Herald Journal, May 23, 2005
Dairy princess gave up scholarships to follow her heart into dairying
By Lynda Jensen
“If you find a job that you love, you’ll never work a day in your life.”
These are words of wisdom that Becky Dammann of Lester Prairie, 19, is following right now and she has definitely found her lifelong love: dairying.
For Dammann, dairying isn’t a dairy princess title or a superficial concept, but a daily pursuit of happiness, which she finds at her aunt and uncle’s farm, Engelmann Dairy, owned by Roger and Peggy Engelmann of Plato.
On the farm, Dammann feeds and vaccinates calves and drives truck. She wants to learn how to drive the semi this year, she said.
“I just love it so much,” she says with enthusiasm. “I love the dairy industry.”
This love will likely find a warm reception come August at the Minnesota State Fair, when Dammann competes for the title of Princess Kay of the Milky Way.
Dammann was recently chosen as one of 12 dairy princesses in the state to compete as a finalist for that honor.
As such, she will have her likeness carved into a block of butter during the Minnesota State Fair.
The state dairy princess will be crowned Aug. 24, the evening before the state fair opens.
Candidates are judged on their appearance, communication skills, general knowledge of the dairy industry, personality and enthusiasm for dairy promotion, according to the Minnesota Dairy Industry.
What drives Dammann now is to keep what she holds dear, that being her work on the farm.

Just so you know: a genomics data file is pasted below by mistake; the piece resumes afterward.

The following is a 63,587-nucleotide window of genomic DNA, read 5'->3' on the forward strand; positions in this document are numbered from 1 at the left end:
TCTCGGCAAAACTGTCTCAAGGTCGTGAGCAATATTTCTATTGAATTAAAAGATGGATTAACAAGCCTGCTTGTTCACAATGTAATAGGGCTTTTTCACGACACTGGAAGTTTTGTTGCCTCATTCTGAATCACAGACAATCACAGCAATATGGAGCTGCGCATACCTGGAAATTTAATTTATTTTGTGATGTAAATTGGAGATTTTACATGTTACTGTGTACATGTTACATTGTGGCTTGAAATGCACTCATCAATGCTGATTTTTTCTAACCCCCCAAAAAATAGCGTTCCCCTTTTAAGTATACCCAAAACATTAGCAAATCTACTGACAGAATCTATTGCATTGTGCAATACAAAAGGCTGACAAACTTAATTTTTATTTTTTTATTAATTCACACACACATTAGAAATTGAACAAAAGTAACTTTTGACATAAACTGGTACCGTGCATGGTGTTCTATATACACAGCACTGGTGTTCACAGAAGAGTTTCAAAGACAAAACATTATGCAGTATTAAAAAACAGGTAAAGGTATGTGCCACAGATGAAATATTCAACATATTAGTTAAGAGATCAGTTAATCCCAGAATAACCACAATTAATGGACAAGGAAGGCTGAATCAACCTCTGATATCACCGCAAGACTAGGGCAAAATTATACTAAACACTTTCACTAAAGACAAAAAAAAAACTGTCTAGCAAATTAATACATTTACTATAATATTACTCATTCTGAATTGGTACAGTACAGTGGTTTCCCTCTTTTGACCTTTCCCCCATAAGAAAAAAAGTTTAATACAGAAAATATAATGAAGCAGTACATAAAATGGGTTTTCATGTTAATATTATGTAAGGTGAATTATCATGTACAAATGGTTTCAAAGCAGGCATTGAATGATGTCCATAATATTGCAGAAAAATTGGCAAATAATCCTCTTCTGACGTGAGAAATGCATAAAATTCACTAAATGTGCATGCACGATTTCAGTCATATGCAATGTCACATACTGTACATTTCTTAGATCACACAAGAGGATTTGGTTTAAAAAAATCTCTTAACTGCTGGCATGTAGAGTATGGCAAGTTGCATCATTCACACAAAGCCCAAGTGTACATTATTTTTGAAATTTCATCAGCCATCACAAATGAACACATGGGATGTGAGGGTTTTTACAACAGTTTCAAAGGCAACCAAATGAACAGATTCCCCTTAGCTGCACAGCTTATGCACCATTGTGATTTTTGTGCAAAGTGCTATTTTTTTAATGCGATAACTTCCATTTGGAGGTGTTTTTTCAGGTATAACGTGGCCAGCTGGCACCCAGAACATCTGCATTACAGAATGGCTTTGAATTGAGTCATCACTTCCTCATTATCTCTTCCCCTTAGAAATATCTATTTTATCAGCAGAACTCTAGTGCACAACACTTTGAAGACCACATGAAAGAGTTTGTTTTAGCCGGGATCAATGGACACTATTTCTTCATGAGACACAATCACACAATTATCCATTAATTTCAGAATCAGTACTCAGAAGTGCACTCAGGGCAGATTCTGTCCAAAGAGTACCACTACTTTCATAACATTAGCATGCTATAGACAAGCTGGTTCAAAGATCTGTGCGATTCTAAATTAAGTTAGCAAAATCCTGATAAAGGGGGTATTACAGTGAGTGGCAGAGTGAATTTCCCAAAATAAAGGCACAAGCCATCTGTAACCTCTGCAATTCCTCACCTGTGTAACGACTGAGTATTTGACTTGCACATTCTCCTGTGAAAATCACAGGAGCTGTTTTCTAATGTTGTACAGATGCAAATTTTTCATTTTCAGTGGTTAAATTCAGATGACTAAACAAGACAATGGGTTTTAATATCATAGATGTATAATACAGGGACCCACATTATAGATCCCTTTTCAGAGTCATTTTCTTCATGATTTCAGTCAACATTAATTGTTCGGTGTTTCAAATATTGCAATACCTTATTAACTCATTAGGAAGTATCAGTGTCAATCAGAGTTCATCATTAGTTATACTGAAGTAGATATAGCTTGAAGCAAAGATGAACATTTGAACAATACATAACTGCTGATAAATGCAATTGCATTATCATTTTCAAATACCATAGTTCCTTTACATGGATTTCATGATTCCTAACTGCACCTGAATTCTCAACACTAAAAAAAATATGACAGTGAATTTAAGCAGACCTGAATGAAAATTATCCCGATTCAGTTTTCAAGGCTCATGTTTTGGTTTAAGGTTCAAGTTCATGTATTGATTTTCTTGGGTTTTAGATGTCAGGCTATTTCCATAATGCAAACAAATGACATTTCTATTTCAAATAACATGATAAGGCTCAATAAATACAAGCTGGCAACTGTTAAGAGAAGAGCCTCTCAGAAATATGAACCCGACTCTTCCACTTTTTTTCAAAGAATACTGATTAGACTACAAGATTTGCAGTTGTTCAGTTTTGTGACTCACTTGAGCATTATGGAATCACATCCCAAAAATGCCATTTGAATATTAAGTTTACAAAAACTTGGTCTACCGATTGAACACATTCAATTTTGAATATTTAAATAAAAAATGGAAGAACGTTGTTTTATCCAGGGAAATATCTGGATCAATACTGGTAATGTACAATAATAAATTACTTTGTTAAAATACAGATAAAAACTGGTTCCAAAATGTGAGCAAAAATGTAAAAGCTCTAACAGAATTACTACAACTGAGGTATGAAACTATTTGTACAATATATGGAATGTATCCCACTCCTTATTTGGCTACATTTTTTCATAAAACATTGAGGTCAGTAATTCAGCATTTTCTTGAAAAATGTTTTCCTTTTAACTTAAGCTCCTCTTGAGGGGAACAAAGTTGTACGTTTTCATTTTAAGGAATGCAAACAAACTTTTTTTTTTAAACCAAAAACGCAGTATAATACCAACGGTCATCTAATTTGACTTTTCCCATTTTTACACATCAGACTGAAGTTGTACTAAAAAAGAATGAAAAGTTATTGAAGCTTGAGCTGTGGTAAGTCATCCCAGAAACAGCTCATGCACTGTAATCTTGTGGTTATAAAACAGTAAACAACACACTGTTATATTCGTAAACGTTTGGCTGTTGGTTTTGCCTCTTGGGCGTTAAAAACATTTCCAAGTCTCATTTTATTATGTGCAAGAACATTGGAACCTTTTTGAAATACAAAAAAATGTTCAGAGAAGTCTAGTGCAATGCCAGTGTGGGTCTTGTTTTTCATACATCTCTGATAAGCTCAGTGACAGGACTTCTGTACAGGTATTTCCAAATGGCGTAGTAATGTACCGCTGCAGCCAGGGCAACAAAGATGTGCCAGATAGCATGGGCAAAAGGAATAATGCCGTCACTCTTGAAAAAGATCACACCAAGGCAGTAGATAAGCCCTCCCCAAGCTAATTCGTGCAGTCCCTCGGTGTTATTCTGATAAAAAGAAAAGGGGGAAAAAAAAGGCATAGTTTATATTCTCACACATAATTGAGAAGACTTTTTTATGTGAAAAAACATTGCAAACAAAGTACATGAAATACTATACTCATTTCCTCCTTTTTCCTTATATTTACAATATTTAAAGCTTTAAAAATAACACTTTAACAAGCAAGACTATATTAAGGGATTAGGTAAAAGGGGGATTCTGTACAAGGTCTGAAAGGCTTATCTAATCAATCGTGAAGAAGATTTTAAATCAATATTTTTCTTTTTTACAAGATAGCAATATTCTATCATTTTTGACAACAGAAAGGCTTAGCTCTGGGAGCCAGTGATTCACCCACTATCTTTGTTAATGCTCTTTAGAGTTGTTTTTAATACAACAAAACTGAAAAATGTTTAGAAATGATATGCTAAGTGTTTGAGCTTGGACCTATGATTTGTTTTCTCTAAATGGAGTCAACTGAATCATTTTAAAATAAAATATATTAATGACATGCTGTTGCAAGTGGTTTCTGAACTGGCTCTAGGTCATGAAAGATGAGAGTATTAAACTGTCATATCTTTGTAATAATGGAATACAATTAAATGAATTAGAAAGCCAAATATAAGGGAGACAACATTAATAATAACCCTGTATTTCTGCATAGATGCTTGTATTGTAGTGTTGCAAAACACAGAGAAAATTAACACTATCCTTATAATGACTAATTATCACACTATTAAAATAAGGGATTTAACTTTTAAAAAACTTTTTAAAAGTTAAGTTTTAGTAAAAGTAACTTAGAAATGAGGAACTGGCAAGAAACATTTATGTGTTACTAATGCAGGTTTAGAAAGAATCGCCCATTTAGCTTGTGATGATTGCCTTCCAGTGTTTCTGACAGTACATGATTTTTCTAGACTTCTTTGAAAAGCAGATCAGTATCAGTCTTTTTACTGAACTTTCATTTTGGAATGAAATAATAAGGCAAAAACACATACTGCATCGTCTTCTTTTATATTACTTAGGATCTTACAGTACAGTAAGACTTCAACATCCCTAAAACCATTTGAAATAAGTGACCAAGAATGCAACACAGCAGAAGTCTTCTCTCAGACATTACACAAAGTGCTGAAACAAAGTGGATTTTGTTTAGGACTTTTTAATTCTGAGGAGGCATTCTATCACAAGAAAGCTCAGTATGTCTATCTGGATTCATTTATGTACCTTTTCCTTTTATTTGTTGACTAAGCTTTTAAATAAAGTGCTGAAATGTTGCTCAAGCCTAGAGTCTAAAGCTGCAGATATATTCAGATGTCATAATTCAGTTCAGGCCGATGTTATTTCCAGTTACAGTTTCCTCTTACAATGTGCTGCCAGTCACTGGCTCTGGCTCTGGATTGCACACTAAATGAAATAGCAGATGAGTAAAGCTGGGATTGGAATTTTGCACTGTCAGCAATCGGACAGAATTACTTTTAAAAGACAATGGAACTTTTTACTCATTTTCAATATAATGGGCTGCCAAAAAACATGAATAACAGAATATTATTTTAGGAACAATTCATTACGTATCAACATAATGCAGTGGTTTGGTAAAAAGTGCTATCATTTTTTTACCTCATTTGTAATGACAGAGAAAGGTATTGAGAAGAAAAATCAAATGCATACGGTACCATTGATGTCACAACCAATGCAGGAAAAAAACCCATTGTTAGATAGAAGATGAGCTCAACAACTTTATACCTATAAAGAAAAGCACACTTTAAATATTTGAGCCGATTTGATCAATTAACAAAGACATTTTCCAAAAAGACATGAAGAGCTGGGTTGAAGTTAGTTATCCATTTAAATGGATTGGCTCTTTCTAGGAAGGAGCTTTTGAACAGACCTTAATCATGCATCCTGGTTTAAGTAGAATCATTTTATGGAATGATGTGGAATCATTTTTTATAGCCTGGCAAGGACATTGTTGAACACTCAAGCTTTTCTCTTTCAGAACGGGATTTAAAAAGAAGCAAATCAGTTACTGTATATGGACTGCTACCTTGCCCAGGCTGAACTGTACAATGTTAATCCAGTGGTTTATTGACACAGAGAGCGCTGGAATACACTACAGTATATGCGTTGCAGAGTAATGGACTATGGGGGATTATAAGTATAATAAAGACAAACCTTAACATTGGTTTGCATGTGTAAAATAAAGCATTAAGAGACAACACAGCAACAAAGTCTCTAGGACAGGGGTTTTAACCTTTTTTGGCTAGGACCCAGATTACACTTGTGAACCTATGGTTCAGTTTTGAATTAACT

To follow her dreams, she gave up her plans to attend the University of Minnesota in Morris and $8,000 in scholarships, her mother Mary Joe said.
Becky was thinking about pursuing a career as a pharmacist or physician, her mother added.
She’d rather be doing her full-time job on the farm, which entails taking care of the calves, bringing groups up for milking, scraping the pens, feeding milk cows, and hauling feed to other farms where they have heifers.
She is also starting to breed cows.
She’s doing what she absolutely loves, Mary Joe said. “She’s just so in love with it. She loves where she’s at.”
Her favorite thing on the farm is “always being up for the sunrise and seeing the calves with their little ears all perked up and their eyes wide, hardly able to stand waiting for their fresh milk another minute,” she said.
Becky graduated from Glencoe-Silver Lake in 2004. Three of her brothers attended or currently attend Lester Prairie School District.
Her decision is very similar to what her father, Dan Dammann, did many years ago. He sunk every last penny into the farm, until he was forced to give it up, Mary Joe said.
The Dammanns live on the home place that was operated by the late Grandpa Wilmer Dammann.
The Dammanns bought the home place in 1991. They ended up selling their herd when Becky was eight years old, about three years later.
When she participated in the subsection competition at St. Ben’s May 13 and 14, Becky couldn’t help but let her natural enthusiasm for the industry overflow into her words. This made her mother Mary Joe cry when Becky read her biography, Becky said.
Now she will join 11 other girls in competition, including two from McLeod County, Tracy Nelson of Winthrop and Lana Olson of Hutchinson.